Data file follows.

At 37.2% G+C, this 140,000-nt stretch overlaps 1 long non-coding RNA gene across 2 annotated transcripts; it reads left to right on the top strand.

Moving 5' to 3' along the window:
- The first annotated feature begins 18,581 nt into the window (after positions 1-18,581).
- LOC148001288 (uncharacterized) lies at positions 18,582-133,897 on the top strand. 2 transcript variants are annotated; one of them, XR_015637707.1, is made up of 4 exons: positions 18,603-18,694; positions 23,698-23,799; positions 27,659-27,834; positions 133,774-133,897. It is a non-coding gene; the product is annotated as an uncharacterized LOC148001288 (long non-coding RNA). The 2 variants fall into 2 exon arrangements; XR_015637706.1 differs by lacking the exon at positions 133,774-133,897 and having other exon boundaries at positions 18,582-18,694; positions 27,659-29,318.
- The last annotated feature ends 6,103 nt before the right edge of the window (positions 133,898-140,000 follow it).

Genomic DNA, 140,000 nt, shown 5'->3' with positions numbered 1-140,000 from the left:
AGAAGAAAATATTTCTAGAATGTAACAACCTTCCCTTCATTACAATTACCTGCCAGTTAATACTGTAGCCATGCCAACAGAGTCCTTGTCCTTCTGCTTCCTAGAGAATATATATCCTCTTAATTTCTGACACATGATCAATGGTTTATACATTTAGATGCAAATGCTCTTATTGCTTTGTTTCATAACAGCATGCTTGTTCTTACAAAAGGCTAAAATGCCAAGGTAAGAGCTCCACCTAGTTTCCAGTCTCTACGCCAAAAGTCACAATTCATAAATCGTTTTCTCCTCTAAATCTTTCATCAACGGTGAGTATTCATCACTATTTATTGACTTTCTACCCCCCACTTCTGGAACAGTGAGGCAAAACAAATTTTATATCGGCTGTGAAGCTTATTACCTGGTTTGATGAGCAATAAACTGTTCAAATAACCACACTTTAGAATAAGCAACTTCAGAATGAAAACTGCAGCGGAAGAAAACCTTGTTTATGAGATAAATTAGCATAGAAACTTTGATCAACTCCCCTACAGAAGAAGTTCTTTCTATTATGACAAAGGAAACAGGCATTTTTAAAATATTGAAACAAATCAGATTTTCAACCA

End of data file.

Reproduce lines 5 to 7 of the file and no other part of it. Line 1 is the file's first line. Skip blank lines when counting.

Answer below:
- The last annotated feature ends 6,103 nt before the right edge of the window (positions 133,898-140,000 follow it).

Genomic DNA, 140,000 nt, shown 5'->3' with positions numbered 1-140,000 from the left:
AGAAGAAAATATTTCTAGAATGTAACAACCTTCCCTTCATTACAATTACCTGCCAGTTAATACTGTAGCCATGCCAACAGAGTCCTTGTCCTTCTGCTTCCTAGAGAATATATATCCTCTTAATTTCTGACACATGATCAATGGTTTATACATTTAGATGCAAATGCTCTTATTGCTTTGTTTCATAACAGCATGCTTGTTCTTACAAAAGGCTAAAATGCCAAGGTAAGAGCTCCACCTAGTTTCCAGTCTCTACGCCAAAAGTCACAATTCATAAATCGTTTTCTCCTCTAAATCTTTCATCAACGGTGAGTATTCATCACTATTTATTGACTTTCTACCCCCCACTTCTGGAACAGTGAGGCAAAACAAATTTTATATCGGCTGTGAAGCTTATTACCTGGTTTGATGAGCAATAAACTGTTCAAATAACCACACTTTAGAATAAGCAACTTCAGAATGAAAACTGCAGCGGAAGAAAACCTTGTTTATGAGATAAATTAGCATAGAAACTTTGATCAACTCCCCTACAGAAGAAGTTCTTTCTATTATGACAAAGGAAACAGGCATTTTTAAAATATTGAAACAAATCAGATTTTCAACCA